Monday, January 23, 2023

Molecular Cloud Chameleon I | James Webb Space Telescope

Molecular Cloud Chameleon I | James Webb Space Telescope

This image by the NASA/European Space Agency/Canadian Space Agency James Webb Space Telescope’s Near-InfraRed Camera (NIRCam) features the central region of the Chameleon I dark molecular cloud, which resides 630 light years away. The cold, wispy cloud material (blue, center) is illuminated in the infrared by the glow of the young, outflowing protostar Ced 110 IRS 4 (orange, upper left). The light from numerous background stars, seen as orange dots behind the cloud, can be used to detect ices in the cloud, which absorb the starlight passing through them.

Image Description: A large, dark cloud is contained within the frame. In its top half it is textured like smoke and has wispy gaps, while at the bottom and at the sides it fades gradually out of view. On the left are several orange stars: three each with six large spikes, and one behind the cloud which colors it pale blue and orange. Many tiny stars are visible, and the background is black.

A molecular cloud is a vast interstellar cloud of gas and dust in which molecules can form, such as hydrogen and carbon monoxide. Cold, dense clumps in molecular clouds with higher densities than their surroundings can be the sites of star formation if these clumps collapse to form protostars.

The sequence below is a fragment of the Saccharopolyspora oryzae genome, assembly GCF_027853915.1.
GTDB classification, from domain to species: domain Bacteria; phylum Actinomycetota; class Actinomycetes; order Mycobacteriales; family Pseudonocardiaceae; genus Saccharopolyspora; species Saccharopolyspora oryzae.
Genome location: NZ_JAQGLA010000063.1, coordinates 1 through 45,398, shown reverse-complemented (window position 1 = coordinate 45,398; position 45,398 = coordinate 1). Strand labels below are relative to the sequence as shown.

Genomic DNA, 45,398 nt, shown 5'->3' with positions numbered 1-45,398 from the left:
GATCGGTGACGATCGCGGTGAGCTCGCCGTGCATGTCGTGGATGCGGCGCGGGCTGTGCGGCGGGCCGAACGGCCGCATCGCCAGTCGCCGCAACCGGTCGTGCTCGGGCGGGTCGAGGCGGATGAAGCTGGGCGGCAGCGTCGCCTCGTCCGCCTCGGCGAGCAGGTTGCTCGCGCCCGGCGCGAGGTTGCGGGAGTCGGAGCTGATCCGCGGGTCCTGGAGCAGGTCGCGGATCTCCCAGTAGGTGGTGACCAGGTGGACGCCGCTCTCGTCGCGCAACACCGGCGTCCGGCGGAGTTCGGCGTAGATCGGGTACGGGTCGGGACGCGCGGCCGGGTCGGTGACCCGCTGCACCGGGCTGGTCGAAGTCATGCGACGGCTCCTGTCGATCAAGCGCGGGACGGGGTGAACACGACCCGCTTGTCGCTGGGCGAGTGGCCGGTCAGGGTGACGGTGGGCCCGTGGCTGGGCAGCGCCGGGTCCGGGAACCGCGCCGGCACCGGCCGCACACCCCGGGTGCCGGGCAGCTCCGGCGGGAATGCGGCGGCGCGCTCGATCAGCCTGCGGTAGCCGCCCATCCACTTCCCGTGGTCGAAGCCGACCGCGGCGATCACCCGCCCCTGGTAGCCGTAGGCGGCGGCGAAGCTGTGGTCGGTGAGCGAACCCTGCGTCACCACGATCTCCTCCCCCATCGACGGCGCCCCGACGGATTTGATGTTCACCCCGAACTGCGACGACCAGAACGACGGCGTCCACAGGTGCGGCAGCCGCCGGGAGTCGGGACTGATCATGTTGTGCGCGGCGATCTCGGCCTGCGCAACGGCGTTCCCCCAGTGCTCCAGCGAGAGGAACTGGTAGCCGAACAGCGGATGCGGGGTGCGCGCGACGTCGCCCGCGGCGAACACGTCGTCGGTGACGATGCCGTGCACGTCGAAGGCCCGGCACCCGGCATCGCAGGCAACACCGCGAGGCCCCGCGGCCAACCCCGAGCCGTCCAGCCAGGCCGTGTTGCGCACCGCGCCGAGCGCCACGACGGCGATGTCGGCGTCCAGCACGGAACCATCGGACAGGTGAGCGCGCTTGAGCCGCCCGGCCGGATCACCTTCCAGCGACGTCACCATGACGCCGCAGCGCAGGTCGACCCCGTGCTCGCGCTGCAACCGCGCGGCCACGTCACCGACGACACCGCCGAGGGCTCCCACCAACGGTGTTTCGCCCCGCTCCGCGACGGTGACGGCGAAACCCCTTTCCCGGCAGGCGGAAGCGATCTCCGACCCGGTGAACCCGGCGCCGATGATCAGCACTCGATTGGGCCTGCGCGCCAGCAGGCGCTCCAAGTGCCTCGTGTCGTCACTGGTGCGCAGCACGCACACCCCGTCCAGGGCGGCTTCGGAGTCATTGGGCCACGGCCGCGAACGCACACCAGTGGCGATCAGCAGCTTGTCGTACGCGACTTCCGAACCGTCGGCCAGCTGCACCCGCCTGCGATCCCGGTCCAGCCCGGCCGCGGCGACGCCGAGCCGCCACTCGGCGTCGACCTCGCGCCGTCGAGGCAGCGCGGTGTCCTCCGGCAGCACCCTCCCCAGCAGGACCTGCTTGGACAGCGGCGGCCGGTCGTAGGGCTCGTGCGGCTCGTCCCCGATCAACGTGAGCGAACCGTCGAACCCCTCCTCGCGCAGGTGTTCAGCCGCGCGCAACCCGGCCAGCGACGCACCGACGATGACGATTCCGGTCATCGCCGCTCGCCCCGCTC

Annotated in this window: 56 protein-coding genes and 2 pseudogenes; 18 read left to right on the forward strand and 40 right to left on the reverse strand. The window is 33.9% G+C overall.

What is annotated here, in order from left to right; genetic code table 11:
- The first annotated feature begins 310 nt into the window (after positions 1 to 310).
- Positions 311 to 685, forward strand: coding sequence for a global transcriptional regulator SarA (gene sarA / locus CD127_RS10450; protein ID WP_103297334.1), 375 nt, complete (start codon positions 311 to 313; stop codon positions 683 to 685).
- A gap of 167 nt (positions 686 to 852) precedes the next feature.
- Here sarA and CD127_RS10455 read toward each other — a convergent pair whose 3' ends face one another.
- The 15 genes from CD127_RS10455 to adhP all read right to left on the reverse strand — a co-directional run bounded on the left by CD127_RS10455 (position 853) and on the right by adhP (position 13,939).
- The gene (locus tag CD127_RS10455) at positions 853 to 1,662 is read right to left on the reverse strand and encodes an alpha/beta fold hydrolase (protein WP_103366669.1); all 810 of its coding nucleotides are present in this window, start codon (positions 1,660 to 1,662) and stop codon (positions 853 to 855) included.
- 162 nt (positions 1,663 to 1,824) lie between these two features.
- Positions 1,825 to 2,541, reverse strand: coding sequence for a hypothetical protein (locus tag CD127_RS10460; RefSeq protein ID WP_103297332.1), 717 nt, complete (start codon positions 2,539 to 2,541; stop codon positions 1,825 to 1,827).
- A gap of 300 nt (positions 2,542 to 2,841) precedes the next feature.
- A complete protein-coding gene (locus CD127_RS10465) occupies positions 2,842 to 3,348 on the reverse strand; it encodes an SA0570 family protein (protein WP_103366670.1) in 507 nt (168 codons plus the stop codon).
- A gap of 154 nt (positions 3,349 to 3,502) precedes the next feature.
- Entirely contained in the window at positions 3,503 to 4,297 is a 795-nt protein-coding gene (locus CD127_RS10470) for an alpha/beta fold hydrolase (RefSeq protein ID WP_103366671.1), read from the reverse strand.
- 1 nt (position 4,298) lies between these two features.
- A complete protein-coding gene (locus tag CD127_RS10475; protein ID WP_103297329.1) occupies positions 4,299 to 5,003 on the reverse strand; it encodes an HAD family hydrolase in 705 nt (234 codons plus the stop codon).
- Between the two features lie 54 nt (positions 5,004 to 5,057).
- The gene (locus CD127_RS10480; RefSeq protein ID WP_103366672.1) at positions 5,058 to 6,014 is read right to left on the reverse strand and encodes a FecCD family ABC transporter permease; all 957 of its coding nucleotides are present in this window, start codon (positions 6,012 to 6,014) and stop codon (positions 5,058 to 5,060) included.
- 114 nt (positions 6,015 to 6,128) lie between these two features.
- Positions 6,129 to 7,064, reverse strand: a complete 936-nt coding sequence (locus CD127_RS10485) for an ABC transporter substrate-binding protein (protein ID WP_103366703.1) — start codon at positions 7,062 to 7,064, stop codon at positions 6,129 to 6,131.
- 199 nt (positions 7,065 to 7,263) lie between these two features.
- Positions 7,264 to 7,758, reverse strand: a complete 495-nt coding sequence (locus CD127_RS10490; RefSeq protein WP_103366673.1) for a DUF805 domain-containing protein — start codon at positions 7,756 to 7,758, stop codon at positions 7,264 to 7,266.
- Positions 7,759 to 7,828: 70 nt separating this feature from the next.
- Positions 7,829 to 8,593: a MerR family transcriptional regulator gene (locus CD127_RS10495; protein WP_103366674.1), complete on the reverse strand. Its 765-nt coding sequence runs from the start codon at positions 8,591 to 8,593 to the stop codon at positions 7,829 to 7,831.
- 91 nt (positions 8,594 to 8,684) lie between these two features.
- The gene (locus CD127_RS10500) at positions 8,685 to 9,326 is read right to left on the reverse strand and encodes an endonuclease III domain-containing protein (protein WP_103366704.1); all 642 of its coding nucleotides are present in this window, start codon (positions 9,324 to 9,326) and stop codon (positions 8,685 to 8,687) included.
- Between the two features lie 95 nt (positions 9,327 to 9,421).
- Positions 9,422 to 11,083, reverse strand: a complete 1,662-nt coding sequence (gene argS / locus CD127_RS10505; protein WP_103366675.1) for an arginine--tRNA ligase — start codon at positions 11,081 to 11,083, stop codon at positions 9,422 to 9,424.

An international team of astronomers has reported the discovery of diverse ices in the darkest, coldest regions of a molecular cloud measured to date by studying this region. This result allows astronomers to examine the simple icy molecules that will be incorporated into future exoplanets, while opening a new window on the origin of more complex molecules that are the first step in the creation of the building blocks of life.

Credit: NASA, ESA, CSA, and M. Zamani (ESA/Webb); Science: F. Sun (Steward Observatory), Z. Smith (Open University), and the Ice Age ERS Team.

Release Date: Jan. 23, 2023

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